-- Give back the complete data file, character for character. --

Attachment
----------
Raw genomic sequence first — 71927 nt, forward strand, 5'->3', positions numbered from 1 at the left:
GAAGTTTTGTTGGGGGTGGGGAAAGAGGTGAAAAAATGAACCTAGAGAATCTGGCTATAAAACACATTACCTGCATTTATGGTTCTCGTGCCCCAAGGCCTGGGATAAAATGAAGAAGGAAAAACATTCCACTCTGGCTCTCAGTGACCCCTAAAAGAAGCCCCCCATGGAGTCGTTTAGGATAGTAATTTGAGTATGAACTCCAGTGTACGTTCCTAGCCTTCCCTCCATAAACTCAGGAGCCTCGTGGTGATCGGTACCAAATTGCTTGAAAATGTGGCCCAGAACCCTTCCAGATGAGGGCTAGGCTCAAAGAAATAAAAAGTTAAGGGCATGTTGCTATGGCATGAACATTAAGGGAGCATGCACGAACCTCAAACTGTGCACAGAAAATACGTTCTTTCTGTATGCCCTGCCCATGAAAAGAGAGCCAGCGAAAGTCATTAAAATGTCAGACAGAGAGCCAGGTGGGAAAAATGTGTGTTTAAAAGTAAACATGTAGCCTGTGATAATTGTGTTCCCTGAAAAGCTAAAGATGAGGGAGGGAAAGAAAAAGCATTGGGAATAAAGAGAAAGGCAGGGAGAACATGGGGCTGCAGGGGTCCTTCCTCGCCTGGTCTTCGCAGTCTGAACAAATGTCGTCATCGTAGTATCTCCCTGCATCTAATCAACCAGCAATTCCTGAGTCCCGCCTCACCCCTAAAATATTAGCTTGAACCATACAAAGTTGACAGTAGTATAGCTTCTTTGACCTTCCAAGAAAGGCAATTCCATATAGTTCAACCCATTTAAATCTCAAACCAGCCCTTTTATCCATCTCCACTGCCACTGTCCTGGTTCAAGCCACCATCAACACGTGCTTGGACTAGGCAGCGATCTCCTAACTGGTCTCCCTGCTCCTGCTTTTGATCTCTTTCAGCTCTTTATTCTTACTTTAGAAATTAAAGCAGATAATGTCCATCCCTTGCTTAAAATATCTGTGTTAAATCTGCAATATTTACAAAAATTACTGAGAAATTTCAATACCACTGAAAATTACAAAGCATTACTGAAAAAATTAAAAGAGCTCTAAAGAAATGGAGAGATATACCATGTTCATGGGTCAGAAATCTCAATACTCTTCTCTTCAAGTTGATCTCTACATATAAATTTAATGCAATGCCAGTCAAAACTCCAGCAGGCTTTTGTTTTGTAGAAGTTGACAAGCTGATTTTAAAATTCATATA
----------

Raw genomic sequence first — 71927 nt, forward strand, 5'->3', positions numbered from 1 at the left:
GAAGTTTTGTTGGGGGTGGGGAAAGAGGTGAAAAAATGAACCTAGAGAATCTGGCTATAAAACACATTACCTGCATTTATGGTTCTCGTGCCCCAAGGCCTGGGATAAAATGAAGAAGGAAAAACATTCCACTCTGGCTCTCAGTGACCCCTAAAAGAAGCCCCCCATGGAGTCGTTTAGGATAGTAATTTGAGTATGAACTCCAGTGTACGTTCCTAGCCTTCCCTCCATAAACTCAGGAGCCTCGTGGTGATCGGTACCAAATTGCTTGAAAATGTGGCCCAGAACCCTTCCAGATGAGGGCTAGGCTCAAAGAAATAAAAAGTTAAGGGCATGTTGCTATGGCATGAACATTAAGGGAGCATGCACGAACCTCAAACTGTGCACAGAAAATACGTTCTTTCTGTATGCCCTGCCCATGAAAAGAGAGCCAGCGAAAGTCATTAAAATGTCAGACAGAGAGCCAGGTGGGAAAAATGTGTGTTTAAAAGTAAACATGTAGCCTGTGATAATTGTGTTCCCTGAAAAGCTAAAGATGAGGGAGGGAAAGAAAAAGCATTGGGAATAAAGAGAAAGGCAGGGAGAACATGGGGCTGCAGGGGTCCTTCCTCGCCTGGTCTTCGCAGTCTGAACAAATGTCGTCATCGTAGTATCTCCCTGCATCTAATCAACCAGCAATTCCTGAGTCCCGCCTCACCCCTAAAATATTAGCTTGAACCATACAAAGTTGACAGTAGTATAGCTTCTTTGACCTTCCAAGAAAGGCAATTCCATATAGTTCAACCCATTTAAATCTCAAACCAGCCCTTTTATCCATCTCCACTGCCACTGTCCTGGTTCAAGCCACCATCAACACGTGCTTGGACTAGGCAGCGATCTCCTAACTGGTCTCCCTGCTCCTGCTTTTGATCTCTTTCAGCTCTTTATTCTTACTTTAGAAATTAAAGCAGATAATGTCCATCCCTTGCTTAAAATATCTGTGTTAAATCTGCAATATTTACAAAAATTACTGAGAAATTTCAATACCACTGAAAATTACAAAGCATTACTGAAAAAATTAAAAGAGCTCTAAAGAAATGGAGAGATATACCATGTTCATGGGTCAGAAATCTCAATACTCTTCTCTTCAAGTTGATCTCTACATATAAATTTAATGCAATGCCAGTCAAAACTCCAGCAGGCTTTTGTTTTGTAGAAGTTGACAAGCTGATTTTAAAATTCATATA